Blog Post | September 16, 2019

Physicians Go the Last Mile to Manage Patients in the Home

How physicians can leverage community resources to improve outcomes and patient experience


Caring for a burgeoning Medicare population – many with a serious or advanced illness – places increased demands on physician practices.  Making this even more complex for physicians is the fact that the center of care is shifting outside the hospital and into the patient’s home.

Physicians are being asked to engage and manage an even greater number of patients, with those who are seriously ill requiring increased engagement and support.  This includes individuals who access care in the physician office as well as those who choose to remain at home. Add to this the pressures on physicians to take on more financial risk, increase care coordination through the medical home, handle time-consuming administrative tasks – and more.

Navigating this evolving Medicare landscape and value-based payment models that emphasize quality vs. quantity, compels physicians to focus on a host of other concerns beyond direct patient care. These challenges continue to build with CMS now reimbursing MA plans for home-based palliative care and supplemental benefits related to Social Determinants of Health (SDoH).

The net result of these combined issues can lead to higher cost of care, decrease in patient satisfaction with the health system as a whole – and physician burnout.  Clearly, these challenges require better support for physicians to provide high quality, patient-centered care for individuals with serious illness who are remaining at home.

Solution and Opportunity

Our PIM program starts with the basic tenets of CBPC and wraps them in structure and process.  Specialized care teams comprised largely of nurses and social workers use structured assessments for home-based palliative care. Our process-driven approach goes beyond the traditional referral model, using predictive analytics to identify patients earlier in the disease trajectory.

Dedicated care teams provide in-home palliative assessments and interventions designed to extend physician visibility into the member’s home, identifying and filling both clinical and non-clinical care gaps.  This includes medication reconciliation, symptom management, caregiver support and care coordination back to the treating physician.  It also incorporates sensitive conversations with patients and caregivers around goals of care and advance care planning,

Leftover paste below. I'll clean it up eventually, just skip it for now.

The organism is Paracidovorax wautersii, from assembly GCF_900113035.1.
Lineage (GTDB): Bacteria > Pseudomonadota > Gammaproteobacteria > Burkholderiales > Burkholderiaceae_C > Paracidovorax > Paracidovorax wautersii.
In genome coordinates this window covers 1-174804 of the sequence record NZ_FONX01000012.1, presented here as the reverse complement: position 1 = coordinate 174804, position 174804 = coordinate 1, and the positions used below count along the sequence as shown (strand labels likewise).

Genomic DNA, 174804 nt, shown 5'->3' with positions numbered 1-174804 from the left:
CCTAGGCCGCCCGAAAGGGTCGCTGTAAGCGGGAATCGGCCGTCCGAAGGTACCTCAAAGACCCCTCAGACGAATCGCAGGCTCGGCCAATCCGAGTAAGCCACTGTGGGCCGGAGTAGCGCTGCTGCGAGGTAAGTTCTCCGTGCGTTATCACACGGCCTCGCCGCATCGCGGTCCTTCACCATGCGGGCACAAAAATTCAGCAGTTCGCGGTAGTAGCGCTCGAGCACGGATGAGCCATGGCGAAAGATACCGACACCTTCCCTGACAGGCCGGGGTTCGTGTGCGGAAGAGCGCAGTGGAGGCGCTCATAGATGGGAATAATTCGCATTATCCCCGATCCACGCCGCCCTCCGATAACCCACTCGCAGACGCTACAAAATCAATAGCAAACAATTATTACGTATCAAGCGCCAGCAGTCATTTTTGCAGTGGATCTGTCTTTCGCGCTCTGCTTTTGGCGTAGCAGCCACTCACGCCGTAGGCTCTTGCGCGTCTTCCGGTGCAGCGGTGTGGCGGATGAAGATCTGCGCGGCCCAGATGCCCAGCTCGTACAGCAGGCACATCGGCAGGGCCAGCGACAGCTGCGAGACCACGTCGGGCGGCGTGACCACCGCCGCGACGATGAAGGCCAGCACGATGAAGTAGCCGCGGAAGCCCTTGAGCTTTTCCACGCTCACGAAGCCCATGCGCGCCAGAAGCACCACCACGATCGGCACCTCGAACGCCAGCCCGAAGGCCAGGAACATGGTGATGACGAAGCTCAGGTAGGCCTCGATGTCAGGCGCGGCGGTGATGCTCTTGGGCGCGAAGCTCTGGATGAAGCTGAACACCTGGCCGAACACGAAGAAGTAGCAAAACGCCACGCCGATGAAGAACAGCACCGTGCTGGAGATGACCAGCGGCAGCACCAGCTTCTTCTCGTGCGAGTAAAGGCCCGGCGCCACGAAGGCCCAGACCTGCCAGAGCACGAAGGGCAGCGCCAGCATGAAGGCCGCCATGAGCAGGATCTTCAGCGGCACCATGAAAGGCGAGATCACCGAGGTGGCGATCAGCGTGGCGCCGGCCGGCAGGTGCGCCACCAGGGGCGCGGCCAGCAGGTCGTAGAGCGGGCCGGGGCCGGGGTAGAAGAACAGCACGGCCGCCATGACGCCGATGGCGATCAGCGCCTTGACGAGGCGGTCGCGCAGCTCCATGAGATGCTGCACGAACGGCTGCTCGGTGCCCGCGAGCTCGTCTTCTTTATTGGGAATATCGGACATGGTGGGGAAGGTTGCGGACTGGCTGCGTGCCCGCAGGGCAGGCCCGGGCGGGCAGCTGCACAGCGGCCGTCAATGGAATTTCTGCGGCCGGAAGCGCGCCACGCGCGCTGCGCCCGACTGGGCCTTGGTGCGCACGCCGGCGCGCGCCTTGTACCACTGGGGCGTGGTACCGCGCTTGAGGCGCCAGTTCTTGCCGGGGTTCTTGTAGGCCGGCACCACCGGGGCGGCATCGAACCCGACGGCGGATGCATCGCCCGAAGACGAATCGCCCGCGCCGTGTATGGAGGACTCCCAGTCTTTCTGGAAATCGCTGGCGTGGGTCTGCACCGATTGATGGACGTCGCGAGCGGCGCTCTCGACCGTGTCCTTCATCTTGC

Our approach utilizes systemized methodology that results in better support for the medical home, functionally increasing the reach and frequency of physician engagement.  In fact, an independent research study published in the April 2019 issue of the Journal of Palliative Medicine showed that a CBPC model results in more compassionate, affordable and sustainable high-quality care and can reduce utilization and medical costs.

Helping Physicians to Integrate Information Around Social Determinants of Health

There is now recognition of the services and programs that address Social Determinants of Health (SDoH), including a CMS directive that home-based palliative care is now a reimbursable benefit.  SDoH have become highly relevant to achieving optimal patient care coordination because they are designed to identify patients who are plagued by social and economic conditions that indicate the greatest need for health improvement.

In the process, CMS is redefining how plans and healthcare providers address end-of-life.  The expectation is that physicians will play an increased role in the medical management of members with a serious illness who remain in the home setting.

Enhancing Physician Capabilities Within Value-based Models

The Turn-Key model supports physician practices, MSOs, ACOs and other delegated entities that are taking on increased accountability for improved patient outcomes.  We help these groups to achieve their goals, enhance patient and caregiver satisfaction and reduce unplanned care.  This level of support enables treating physicians to scale their time and maximize resources, allowing them to better focus on what they do best:  provide high quality medical care.

Our approach to specialized, home-based palliative care is helping physicians to achieve the Triple Aim:  improving care quality and enhancing care coordination while supporting patient self-management and adherence to treatment.

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